Screen Shot 2014-02-19 at 15.32.54In today’s iPad-happy landscape, where Apple enjoys full-spectrum cultural dominance of popular computing and where the number one consumer ambition is to slump on a sofa with a Designed in California, Made in China touchscreen device, it seems almost unthinkable that as recently as the early 2000s Apple was nothing more than a cult brand, and that the popular representation of computer nirvana was the Sony Vaio. The news that the Vaio range – long synonymous with quality engineering and great design – is going to be hived off to Japanese private equity group Japan Industrial Partners for around £300m, a tiny fraction of Apple’s US$170bn revenues for 2013 alone, has probably (and poignantly) passed most former Vaio users by.

So what went wrong for Sony’s flagship laptop brand? After some contemplation, our Creative Director & CSO thinks that Vaio could have run toe-to-toe with (and perhaps even beaten) Mac if the struggling Tokyo-headquartered corporation had gone into the middle of the last decade armed with three tactical stratagems:

1. Synergise with the PS2. Quite incredibly given the shared origins of the two devices, Sony did not even attempt to give the Vaio any kind of gaming edge using technology from the PlayStation 2. This omission became even more glaringly obvious with the release of the Sony PSP at the end of 2004: this portable console, essentially a mobile version of the PS2, proved that fitting out Vaios with advanced entertainment capabilities at precisely the time when most laptops were highly deficient in this regard was not merely possible, but eminently doable.

2. Own the OS. With Windows’ unique ‘blue screen’ feature starting to wear thin by the mid-2000s, the time was ripe for Sony to break with convention and fit its PCs with its own OS and multi-format-compatible applications suite. It didn’t have to look far to do this: as users of the PSP will testify, the XrossMediaBar was and still is an attractive, intuitive and memorable operating system which is as robust and reliable as anything dreamt up in Cupertino. LiveArea shows that Sony still has the midas touch in this regard – but do they possess the vision?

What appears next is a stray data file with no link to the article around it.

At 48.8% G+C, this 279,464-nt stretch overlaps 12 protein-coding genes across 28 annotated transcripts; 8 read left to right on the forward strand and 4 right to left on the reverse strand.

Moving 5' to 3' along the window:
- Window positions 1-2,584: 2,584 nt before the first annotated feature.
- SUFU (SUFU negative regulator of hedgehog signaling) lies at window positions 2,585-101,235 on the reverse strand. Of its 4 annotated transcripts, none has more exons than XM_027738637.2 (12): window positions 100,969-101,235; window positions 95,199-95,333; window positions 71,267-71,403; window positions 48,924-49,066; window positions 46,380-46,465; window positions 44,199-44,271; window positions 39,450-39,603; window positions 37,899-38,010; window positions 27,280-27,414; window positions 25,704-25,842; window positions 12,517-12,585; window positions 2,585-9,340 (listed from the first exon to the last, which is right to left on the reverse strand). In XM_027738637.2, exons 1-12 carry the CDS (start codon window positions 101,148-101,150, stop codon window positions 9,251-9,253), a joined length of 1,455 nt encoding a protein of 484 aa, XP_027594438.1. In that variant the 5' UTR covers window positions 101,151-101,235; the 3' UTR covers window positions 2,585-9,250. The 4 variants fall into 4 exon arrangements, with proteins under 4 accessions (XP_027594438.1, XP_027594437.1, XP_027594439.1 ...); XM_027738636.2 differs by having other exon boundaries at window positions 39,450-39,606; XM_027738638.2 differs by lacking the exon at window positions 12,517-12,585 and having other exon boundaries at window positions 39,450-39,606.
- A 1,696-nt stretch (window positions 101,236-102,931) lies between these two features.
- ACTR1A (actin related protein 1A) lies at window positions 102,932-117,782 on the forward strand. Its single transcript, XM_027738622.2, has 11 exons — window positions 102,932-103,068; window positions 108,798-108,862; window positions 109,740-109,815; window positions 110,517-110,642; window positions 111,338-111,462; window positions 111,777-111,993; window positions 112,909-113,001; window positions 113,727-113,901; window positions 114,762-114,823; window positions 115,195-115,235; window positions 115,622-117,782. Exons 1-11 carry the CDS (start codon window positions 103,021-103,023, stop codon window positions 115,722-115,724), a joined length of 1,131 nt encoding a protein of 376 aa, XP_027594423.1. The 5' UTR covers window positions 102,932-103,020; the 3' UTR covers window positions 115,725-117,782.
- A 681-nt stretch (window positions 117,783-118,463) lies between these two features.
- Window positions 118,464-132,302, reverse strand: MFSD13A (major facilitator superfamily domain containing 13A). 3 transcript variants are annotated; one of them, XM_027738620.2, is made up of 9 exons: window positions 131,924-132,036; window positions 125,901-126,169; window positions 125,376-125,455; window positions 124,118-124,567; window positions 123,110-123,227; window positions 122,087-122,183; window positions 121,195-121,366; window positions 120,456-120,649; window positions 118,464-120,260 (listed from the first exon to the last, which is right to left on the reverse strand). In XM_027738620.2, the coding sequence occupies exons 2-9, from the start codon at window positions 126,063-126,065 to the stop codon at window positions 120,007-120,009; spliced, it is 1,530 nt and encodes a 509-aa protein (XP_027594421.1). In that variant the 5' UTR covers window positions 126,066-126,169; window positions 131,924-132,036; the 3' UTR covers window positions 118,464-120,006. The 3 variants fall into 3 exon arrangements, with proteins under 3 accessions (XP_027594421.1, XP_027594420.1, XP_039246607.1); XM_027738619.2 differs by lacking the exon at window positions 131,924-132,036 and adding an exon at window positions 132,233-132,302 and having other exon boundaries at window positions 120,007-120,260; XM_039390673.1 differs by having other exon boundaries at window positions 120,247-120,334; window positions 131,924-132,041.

3. Drop the Price. With computing power breaking all records and processing capacity prices collapsing, Vaio remained a premium brand – but without the quality to justify the eye-watering price tags. When you can get a machine which works as opposed to one running Windows, functionality wins out over sentiment and familiarity for all but the certain user groups who are prisoners of Microsoft. Most of the rest will run like refugees to the Apple Store.

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Game & Watch, 2.0: Samsung Unveils Smartwatch!

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Late Night Maintenance: Here We Come to Save the Day!

Running a busy(ish) company is no easy task in this 24-7-52 world, and our CSO is all too familiar with working hours that many would flinch at (though perhaps not excessively). When, then, does the infrastructural maintenance – tasks such as cleaning an Apple Mighty Mouse scrollwheel, for example – get accomplished? Late at night, dear reader; really late!


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Smash and Fab: Cracked Mobile Telephone Screens ‘Ultimate Fashion Statement’!

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Korea Team Thinking: Samsung Rockets into World Innovation Top Ten!